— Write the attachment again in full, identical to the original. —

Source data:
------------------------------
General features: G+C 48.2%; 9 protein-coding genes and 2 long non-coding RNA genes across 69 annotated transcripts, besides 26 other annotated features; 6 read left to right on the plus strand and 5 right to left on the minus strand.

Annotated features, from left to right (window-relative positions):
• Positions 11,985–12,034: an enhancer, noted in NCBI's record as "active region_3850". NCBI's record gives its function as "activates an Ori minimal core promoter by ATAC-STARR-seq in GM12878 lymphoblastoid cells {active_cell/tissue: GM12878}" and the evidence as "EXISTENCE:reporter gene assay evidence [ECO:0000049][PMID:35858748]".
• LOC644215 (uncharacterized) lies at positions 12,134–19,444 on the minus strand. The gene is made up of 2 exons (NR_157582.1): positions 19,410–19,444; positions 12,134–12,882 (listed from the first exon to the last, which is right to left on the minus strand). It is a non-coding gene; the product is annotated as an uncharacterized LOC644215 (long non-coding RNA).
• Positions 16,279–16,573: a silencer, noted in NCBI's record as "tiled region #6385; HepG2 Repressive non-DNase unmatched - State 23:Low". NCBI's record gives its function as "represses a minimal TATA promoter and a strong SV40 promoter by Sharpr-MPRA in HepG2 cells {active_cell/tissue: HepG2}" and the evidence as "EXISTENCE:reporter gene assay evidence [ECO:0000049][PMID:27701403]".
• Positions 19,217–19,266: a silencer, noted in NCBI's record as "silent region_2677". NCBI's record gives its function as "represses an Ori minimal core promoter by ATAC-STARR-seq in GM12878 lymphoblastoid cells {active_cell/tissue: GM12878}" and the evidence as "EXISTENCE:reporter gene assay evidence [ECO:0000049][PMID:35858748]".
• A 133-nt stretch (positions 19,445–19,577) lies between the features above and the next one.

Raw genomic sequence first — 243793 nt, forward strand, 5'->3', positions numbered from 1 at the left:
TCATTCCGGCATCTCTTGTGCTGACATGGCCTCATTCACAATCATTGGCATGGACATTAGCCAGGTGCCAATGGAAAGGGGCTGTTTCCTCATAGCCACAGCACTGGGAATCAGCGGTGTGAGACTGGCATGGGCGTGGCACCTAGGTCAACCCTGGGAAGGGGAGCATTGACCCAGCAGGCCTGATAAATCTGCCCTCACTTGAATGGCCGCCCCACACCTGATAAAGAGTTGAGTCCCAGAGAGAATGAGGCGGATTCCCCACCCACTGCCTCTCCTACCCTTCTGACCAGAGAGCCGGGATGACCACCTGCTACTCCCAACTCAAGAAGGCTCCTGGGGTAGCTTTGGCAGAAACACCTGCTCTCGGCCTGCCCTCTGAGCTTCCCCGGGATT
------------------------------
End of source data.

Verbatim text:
General features: G+C 48.2%; 9 protein-coding genes and 2 long non-coding RNA genes across 69 annotated transcripts, besides 26 other annotated features; 6 read left to right on the plus strand and 5 right to left on the minus strand.

Annotated features, from left to right (window-relative positions):
• Positions 11,985–12,034: an enhancer, noted in NCBI's record as "active region_3850". NCBI's record gives its function as "activates an Ori minimal core promoter by ATAC-STARR-seq in GM12878 lymphoblastoid cells {active_cell/tissue: GM12878}" and the evidence as "EXISTENCE:reporter gene assay evidence [ECO:0000049][PMID:35858748]".
• LOC644215 (uncharacterized) lies at positions 12,134–19,444 on the minus strand. The gene is made up of 2 exons (NR_157582.1): positions 19,410–19,444; positions 12,134–12,882 (listed from the first exon to the last, which is right to left on the minus strand). It is a non-coding gene; the product is annotated as an uncharacterized LOC644215 (long non-coding RNA).
• Positions 16,279–16,573: a silencer, noted in NCBI's record as "tiled region #6385; HepG2 Repressive non-DNase unmatched - State 23:Low". NCBI's record gives its function as "represses a minimal TATA promoter and a strong SV40 promoter by Sharpr-MPRA in HepG2 cells {active_cell/tissue: HepG2}" and the evidence as "EXISTENCE:reporter gene assay evidence [ECO:0000049][PMID:27701403]".
• Positions 19,217–19,266: a silencer, noted in NCBI's record as "silent region_2677". NCBI's record gives its function as "represses an Ori minimal core promoter by ATAC-STARR-seq in GM12878 lymphoblastoid cells {active_cell/tissue: GM12878}" and the evidence as "EXISTENCE:reporter gene assay evidence [ECO:0000049][PMID:35858748]".
• A 133-nt stretch (positions 19,445–19,577) lies between the features above and the next one.

Raw genomic sequence first — 243793 nt, forward strand, 5'->3', positions numbered from 1 at the left:
TCATTCCGGCATCTCTTGTGCTGACATGGCCTCATTCACAATCATTGGCATGGACATTAGCCAGGTGCCAATGGAAAGGGGCTGTTTCCTCATAGCCACAGCACTGGGAATCAGCGGTGTGAGACTGGCATGGGCGTGGCACCTAGGTCAACCCTGGGAAGGGGAGCATTGACCCAGCAGGCCTGATAAATCTGCCCTCACTTGAATGGCCGCCCCACACCTGATAAAGAGTTGAGTCCCAGAGAGAATGAGGCGGATTCCCCACCCACTGCCTCTCCTACCCTTCTGACCAGAGAGCCGGGATGACCACCTGCTACTCCCAACTCAAGAAGGCTCCTGGGGTAGCTTTGGCAGAAACACCTGCTCTCGGCCTGCCCTCTGAGCTTCCCCGGGATT